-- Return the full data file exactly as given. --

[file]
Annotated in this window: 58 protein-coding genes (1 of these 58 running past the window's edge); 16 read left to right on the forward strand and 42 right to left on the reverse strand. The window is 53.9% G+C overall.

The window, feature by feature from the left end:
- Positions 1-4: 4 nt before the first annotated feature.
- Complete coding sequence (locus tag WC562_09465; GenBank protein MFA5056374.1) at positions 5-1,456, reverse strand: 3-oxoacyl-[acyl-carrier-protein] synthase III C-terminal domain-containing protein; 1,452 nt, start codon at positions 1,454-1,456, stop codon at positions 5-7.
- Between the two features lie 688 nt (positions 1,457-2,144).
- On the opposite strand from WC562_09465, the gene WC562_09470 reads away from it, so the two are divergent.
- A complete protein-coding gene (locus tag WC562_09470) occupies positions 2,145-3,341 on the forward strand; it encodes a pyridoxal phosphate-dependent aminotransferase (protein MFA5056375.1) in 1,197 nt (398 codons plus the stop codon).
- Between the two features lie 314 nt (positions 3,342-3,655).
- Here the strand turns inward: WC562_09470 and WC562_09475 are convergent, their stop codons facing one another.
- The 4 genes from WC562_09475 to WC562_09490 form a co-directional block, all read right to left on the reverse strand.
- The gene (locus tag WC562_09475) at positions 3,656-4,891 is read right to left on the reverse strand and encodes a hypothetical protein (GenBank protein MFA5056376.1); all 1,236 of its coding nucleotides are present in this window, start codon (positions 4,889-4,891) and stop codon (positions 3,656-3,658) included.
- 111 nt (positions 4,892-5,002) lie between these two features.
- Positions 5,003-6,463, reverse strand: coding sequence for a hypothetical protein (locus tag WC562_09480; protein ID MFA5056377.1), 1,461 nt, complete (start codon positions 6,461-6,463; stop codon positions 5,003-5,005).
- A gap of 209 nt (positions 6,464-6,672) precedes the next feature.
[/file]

Annotated in this window: 58 protein-coding genes (1 of these 58 running past the window's edge); 16 read left to right on the forward strand and 42 right to left on the reverse strand. The window is 53.9% G+C overall.

The window, feature by feature from the left end:
- Positions 1-4: 4 nt before the first annotated feature.
- Complete coding sequence (locus tag WC562_09465; GenBank protein MFA5056374.1) at positions 5-1,456, reverse strand: 3-oxoacyl-[acyl-carrier-protein] synthase III C-terminal domain-containing protein; 1,452 nt, start codon at positions 1,454-1,456, stop codon at positions 5-7.
- Between the two features lie 688 nt (positions 1,457-2,144).
- On the opposite strand from WC562_09465, the gene WC562_09470 reads away from it, so the two are divergent.
- A complete protein-coding gene (locus tag WC562_09470) occupies positions 2,145-3,341 on the forward strand; it encodes a pyridoxal phosphate-dependent aminotransferase (protein MFA5056375.1) in 1,197 nt (398 codons plus the stop codon).
- Between the two features lie 314 nt (positions 3,342-3,655).
- Here the strand turns inward: WC562_09470 and WC562_09475 are convergent, their stop codons facing one another.
- The 4 genes from WC562_09475 to WC562_09490 form a co-directional block, all read right to left on the reverse strand.
- The gene (locus tag WC562_09475) at positions 3,656-4,891 is read right to left on the reverse strand and encodes a hypothetical protein (GenBank protein MFA5056376.1); all 1,236 of its coding nucleotides are present in this window, start codon (positions 4,889-4,891) and stop codon (positions 3,656-3,658) included.
- 111 nt (positions 4,892-5,002) lie between these two features.
- Positions 5,003-6,463, reverse strand: coding sequence for a hypothetical protein (locus tag WC562_09480; protein ID MFA5056377.1), 1,461 nt, complete (start codon positions 6,461-6,463; stop codon positions 5,003-5,005).
- A gap of 209 nt (positions 6,464-6,672) precedes the next feature.